High Performance Computing May Improve Combustion Efficiency
Rising oil prices have revved momentum to develop more efficient combustion systems. But instrumental to this goal is a need to achieve greater understanding of the complex chemical reactions involved in combustion processes.
In one of the largest simulations ever brought to bear on this problem, researchers at Pacific Northwest National Laboratory performed quantum chemical calculations to accurately predict the heat of formation of octane, a key component of gasoline.
The calculation — performed using 1,400 parallel processors — took only 23 hours to complete and achieved a sustained efficiency of 75 percent, compared to the 5 to 10 percent efficiency of most codes. For comparison, the best one-processor desktop computer would have required three and a half years and 2.5 terabytes of memory to run the calculation.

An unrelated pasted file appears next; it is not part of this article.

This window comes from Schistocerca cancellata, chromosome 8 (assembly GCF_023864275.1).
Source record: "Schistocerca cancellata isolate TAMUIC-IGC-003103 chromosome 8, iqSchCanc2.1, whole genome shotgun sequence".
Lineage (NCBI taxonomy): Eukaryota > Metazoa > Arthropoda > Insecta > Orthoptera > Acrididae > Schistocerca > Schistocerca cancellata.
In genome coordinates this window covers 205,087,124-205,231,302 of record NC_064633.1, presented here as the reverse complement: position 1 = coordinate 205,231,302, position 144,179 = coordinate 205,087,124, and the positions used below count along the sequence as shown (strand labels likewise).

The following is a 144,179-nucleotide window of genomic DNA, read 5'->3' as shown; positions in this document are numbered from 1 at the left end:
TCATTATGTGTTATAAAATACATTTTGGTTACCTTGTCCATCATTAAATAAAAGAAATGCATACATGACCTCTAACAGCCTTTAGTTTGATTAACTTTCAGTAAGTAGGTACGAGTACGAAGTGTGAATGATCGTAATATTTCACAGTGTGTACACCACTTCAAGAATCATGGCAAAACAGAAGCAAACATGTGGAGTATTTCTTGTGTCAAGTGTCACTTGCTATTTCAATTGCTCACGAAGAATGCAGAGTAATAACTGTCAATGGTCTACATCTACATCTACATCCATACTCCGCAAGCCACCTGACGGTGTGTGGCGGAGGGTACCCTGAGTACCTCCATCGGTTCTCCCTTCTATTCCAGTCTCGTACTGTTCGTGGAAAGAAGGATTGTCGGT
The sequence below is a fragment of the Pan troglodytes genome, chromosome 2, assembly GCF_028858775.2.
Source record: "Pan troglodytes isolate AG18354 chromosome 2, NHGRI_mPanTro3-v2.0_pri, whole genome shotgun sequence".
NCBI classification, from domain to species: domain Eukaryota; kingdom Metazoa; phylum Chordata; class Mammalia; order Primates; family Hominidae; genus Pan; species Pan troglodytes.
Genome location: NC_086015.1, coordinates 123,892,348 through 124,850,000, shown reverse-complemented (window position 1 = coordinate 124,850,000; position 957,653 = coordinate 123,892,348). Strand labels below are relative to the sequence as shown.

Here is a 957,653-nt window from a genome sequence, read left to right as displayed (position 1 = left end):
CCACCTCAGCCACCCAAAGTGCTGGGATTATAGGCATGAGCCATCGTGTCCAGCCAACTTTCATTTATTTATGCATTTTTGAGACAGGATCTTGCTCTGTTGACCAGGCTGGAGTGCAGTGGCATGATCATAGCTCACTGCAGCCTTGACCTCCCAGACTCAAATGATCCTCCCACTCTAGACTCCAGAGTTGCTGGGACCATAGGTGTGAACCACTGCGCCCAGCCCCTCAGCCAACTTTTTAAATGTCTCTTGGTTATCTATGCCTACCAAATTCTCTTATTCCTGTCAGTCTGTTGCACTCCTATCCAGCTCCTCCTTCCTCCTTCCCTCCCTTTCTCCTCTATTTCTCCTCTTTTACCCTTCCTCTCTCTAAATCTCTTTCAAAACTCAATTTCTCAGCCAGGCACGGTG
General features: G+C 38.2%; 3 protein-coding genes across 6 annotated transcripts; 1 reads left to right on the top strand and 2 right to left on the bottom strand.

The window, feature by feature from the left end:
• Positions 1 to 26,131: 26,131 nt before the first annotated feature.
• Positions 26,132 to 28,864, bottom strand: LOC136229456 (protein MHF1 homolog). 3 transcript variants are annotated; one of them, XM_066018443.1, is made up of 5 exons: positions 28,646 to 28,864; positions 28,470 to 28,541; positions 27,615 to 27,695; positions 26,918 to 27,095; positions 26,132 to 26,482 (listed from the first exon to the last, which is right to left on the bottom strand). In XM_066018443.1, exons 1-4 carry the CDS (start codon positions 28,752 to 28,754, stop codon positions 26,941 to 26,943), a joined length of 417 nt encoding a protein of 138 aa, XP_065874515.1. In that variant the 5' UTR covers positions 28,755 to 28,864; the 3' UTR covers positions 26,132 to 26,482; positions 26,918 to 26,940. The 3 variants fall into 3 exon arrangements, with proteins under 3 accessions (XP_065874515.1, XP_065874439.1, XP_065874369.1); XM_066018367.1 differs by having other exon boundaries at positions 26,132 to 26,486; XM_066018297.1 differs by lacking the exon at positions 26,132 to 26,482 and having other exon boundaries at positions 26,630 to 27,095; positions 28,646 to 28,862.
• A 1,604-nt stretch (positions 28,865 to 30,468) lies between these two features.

These pioneering calculations also helped identify the level of theory needed for subsequent efforts to reliably predict the heat of formation of larger alkanes in diesel fuel, for which there is very little experimental data, and the heat of formation of key reactive intermediates, such as alkyl and alkoxy radicals, for which there is no experimental data.